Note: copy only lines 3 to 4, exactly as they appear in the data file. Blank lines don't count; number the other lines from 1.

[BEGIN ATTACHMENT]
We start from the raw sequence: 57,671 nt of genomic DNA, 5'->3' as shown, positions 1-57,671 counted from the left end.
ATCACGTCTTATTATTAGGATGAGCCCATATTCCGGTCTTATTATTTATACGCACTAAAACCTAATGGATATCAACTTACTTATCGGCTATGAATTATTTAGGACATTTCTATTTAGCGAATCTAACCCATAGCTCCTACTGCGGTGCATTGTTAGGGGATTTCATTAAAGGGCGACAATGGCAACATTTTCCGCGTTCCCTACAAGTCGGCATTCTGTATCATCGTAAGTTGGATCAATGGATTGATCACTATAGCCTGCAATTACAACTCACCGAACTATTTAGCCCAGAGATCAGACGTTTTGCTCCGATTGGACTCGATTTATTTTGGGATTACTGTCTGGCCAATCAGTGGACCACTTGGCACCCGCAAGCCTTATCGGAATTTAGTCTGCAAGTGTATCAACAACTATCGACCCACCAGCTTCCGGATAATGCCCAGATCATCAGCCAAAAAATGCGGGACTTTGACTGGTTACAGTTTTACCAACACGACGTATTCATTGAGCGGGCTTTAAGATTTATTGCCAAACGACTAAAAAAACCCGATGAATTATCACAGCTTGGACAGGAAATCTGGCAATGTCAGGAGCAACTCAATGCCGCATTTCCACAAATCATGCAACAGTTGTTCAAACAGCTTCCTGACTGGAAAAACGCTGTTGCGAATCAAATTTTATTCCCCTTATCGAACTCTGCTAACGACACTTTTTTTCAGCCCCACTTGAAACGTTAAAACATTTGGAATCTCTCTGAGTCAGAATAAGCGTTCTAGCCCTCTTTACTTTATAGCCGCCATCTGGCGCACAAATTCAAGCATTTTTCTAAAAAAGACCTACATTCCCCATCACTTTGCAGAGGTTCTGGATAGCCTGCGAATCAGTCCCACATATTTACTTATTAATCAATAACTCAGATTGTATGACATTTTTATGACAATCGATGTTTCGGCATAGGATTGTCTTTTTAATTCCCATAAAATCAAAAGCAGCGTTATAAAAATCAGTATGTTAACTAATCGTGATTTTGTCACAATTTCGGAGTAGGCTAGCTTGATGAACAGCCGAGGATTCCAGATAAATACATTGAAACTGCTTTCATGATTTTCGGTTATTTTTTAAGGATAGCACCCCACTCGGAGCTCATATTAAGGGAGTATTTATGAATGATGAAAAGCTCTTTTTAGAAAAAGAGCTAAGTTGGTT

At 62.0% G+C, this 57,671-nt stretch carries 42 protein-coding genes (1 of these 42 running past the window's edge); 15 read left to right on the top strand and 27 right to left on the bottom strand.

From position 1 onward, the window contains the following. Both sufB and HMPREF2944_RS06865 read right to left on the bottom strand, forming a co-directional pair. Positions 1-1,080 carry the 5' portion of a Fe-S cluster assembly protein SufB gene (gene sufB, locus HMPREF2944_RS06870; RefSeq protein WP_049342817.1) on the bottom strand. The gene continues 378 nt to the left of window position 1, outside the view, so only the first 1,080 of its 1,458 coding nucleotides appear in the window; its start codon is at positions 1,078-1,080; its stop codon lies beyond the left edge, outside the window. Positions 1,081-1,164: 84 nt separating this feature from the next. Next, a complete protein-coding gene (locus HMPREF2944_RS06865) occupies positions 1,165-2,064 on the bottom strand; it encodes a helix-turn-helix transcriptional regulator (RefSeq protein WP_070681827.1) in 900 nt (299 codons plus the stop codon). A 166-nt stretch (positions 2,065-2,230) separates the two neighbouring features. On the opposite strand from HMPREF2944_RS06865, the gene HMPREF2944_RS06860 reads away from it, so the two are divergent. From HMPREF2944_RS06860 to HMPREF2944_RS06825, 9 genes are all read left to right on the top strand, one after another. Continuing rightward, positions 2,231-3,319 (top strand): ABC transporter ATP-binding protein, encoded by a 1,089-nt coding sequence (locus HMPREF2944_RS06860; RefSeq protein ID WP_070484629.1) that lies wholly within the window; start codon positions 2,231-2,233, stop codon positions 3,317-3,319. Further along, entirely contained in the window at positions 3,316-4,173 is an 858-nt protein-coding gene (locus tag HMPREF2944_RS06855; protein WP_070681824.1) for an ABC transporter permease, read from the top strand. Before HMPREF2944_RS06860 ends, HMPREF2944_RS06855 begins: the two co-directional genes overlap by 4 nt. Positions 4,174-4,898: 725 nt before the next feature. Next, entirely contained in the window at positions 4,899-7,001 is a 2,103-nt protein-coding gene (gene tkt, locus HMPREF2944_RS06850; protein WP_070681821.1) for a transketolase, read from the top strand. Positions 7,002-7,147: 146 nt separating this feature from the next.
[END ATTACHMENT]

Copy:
At 62.0% G+C, this 57,671-nt stretch carries 42 protein-coding genes (1 of these 42 running past the window's edge); 15 read left to right on the top strand and 27 right to left on the bottom strand.

From position 1 onward, the window contains the following. Both sufB and HMPREF2944_RS06865 read right to left on the bottom strand, forming a co-directional pair. Positions 1-1,080 carry the 5' portion of a Fe-S cluster assembly protein SufB gene (gene sufB, locus HMPREF2944_RS06870; RefSeq protein WP_049342817.1) on the bottom strand. The gene continues 378 nt to the left of window position 1, outside the view, so only the first 1,080 of its 1,458 coding nucleotides appear in the window; its start codon is at positions 1,078-1,080; its stop codon lies beyond the left edge, outside the window. Positions 1,081-1,164: 84 nt separating this feature from the next. Next, a complete protein-coding gene (locus HMPREF2944_RS06865) occupies positions 1,165-2,064 on the bottom strand; it encodes a helix-turn-helix transcriptional regulator (RefSeq protein WP_070681827.1) in 900 nt (299 codons plus the stop codon). A 166-nt stretch (positions 2,065-2,230) separates the two neighbouring features. On the opposite strand from HMPREF2944_RS06865, the gene HMPREF2944_RS06860 reads away from it, so the two are divergent. From HMPREF2944_RS06860 to HMPREF2944_RS06825, 9 genes are all read left to right on the top strand, one after another. Continuing rightward, positions 2,231-3,319 (top strand): ABC transporter ATP-binding protein, encoded by a 1,089-nt coding sequence (locus HMPREF2944_RS06860; RefSeq protein ID WP_070484629.1) that lies wholly within the window; start codon positions 2,231-2,233, stop codon positions 3,317-3,319. Further along, entirely contained in the window at positions 3,316-4,173 is an 858-nt protein-coding gene (locus tag HMPREF2944_RS06855; protein WP_070681824.1) for an ABC transporter permease, read from the top strand. Before HMPREF2944_RS06860 ends, HMPREF2944_RS06855 begins: the two co-directional genes overlap by 4 nt. Positions 4,174-4,898: 725 nt before the next feature. Next, entirely contained in the window at positions 4,899-7,001 is a 2,103-nt protein-coding gene (gene tkt, locus HMPREF2944_RS06850; protein WP_070681821.1) for a transketolase, read from the top strand. Positions 7,002-7,147: 146 nt separating this feature from the next.